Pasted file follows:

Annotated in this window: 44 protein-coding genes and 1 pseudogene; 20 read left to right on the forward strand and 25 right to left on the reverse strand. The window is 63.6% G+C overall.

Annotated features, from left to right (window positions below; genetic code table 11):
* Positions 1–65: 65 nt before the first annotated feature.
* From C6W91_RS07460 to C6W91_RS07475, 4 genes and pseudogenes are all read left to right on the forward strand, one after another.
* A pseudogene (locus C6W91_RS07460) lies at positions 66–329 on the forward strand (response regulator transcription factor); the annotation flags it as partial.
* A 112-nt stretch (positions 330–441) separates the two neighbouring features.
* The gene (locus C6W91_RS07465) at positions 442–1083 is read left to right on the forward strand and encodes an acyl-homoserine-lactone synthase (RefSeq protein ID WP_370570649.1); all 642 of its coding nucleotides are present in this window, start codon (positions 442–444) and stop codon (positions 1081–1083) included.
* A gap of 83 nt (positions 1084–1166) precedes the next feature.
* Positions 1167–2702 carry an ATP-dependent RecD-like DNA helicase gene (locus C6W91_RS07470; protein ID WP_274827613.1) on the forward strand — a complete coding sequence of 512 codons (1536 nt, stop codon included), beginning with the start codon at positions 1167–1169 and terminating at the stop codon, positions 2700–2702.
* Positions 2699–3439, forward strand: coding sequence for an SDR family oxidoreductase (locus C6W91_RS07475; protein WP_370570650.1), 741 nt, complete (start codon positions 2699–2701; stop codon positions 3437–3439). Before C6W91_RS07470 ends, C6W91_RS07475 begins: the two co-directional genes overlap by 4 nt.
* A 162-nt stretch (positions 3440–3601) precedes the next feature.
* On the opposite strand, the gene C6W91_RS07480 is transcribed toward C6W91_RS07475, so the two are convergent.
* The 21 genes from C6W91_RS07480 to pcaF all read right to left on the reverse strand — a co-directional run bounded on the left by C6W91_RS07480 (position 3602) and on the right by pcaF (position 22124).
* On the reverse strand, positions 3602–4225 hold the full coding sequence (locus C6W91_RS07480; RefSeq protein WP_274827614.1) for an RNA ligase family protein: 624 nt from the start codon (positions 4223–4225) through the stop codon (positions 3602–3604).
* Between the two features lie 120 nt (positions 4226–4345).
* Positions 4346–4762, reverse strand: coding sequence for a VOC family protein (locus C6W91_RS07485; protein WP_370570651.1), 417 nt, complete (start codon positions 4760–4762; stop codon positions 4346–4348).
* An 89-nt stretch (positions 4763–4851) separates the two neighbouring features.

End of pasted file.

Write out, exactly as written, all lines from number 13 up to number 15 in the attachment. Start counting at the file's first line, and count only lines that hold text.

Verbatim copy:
* The 21 genes from C6W91_RS07480 to pcaF all read right to left on the reverse strand — a co-directional run bounded on the left by C6W91_RS07480 (position 3602) and on the right by pcaF (position 22124).
* On the reverse strand, positions 3602–4225 hold the full coding sequence (locus C6W91_RS07480; RefSeq protein WP_274827614.1) for an RNA ligase family protein: 624 nt from the start codon (positions 4223–4225) through the stop codon (positions 3602–3604).
* Between the two features lie 120 nt (positions 4226–4345).